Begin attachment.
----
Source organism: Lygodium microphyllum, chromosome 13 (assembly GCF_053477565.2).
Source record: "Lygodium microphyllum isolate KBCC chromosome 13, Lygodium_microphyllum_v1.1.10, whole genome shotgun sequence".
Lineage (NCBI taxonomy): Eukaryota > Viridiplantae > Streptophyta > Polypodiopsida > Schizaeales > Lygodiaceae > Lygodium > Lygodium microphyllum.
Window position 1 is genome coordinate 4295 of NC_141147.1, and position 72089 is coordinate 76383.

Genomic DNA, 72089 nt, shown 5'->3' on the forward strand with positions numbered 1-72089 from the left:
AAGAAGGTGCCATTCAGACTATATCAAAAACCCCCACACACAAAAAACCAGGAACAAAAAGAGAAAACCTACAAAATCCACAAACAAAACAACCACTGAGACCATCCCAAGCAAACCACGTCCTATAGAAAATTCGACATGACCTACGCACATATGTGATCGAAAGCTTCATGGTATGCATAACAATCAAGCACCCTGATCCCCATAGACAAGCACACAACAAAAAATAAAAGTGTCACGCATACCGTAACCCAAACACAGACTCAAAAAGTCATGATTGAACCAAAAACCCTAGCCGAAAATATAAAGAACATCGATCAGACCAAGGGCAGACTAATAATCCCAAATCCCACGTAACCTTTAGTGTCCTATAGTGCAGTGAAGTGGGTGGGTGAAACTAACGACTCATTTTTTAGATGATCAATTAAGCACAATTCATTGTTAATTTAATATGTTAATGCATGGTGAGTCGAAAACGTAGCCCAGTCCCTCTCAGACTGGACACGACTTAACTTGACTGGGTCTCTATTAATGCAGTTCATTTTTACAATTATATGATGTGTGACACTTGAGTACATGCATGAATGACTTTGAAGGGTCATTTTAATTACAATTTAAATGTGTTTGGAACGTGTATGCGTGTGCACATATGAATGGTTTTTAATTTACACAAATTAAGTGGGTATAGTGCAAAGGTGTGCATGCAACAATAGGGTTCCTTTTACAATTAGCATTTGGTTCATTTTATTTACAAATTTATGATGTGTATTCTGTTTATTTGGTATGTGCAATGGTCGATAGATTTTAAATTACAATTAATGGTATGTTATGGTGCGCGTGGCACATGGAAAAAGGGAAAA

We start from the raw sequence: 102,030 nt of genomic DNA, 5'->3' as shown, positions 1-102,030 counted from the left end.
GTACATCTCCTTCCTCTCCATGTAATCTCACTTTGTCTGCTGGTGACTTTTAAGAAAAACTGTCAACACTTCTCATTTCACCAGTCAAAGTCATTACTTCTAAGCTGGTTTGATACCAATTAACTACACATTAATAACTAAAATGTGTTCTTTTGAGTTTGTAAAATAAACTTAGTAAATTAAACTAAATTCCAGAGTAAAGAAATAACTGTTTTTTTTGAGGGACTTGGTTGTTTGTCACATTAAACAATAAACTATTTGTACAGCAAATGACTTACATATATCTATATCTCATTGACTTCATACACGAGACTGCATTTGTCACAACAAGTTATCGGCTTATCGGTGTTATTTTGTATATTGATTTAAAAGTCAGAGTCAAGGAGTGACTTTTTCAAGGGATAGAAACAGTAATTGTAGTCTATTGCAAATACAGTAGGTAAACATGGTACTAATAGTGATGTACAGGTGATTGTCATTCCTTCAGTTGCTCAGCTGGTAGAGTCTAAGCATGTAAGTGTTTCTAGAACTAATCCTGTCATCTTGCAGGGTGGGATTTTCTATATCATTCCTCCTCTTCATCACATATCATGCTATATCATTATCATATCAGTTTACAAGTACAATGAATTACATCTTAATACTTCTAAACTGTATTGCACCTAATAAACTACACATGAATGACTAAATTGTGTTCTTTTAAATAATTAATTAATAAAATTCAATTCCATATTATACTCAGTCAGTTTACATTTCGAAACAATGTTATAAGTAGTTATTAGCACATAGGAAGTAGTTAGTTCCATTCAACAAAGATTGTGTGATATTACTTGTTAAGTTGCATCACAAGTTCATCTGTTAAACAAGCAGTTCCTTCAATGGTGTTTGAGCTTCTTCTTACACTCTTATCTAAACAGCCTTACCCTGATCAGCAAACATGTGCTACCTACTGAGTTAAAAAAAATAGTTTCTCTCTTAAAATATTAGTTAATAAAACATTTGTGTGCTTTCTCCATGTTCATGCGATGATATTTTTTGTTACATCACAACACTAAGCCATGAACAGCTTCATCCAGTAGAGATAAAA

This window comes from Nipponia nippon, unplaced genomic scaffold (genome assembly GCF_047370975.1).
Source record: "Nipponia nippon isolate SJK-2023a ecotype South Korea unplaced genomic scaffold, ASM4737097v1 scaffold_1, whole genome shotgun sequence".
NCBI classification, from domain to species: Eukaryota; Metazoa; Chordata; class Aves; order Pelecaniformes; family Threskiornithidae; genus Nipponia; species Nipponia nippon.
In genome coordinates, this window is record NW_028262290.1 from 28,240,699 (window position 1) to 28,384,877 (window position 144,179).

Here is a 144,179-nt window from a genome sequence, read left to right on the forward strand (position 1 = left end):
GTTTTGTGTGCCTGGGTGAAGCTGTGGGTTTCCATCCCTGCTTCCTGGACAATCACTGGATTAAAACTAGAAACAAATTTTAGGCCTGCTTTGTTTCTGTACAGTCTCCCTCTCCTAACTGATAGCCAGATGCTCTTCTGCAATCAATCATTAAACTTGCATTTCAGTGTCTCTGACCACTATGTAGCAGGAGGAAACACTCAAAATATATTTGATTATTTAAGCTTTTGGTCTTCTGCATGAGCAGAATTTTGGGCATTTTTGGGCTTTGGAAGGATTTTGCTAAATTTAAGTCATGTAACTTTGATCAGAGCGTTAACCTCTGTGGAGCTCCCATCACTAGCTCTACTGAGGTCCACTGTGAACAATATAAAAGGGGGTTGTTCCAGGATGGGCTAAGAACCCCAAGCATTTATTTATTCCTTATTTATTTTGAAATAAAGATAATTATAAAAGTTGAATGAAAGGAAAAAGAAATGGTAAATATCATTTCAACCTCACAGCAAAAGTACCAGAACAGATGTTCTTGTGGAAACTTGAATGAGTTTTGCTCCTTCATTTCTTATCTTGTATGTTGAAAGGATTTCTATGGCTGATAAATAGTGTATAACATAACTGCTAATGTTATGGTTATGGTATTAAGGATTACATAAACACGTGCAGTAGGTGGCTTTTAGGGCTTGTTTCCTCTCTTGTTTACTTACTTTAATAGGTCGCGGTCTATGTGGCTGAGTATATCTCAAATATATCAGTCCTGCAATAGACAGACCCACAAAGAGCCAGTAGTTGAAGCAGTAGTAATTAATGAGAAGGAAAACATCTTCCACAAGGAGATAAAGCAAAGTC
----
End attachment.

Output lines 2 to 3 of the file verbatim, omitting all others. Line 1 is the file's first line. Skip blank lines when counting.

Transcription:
Source record: "Lygodium microphyllum isolate KBCC chromosome 13, Lygodium_microphyllum_v1.1.10, whole genome shotgun sequence".
Lineage (NCBI taxonomy): Eukaryota > Viridiplantae > Streptophyta > Polypodiopsida > Schizaeales > Lygodiaceae > Lygodium > Lygodium microphyllum.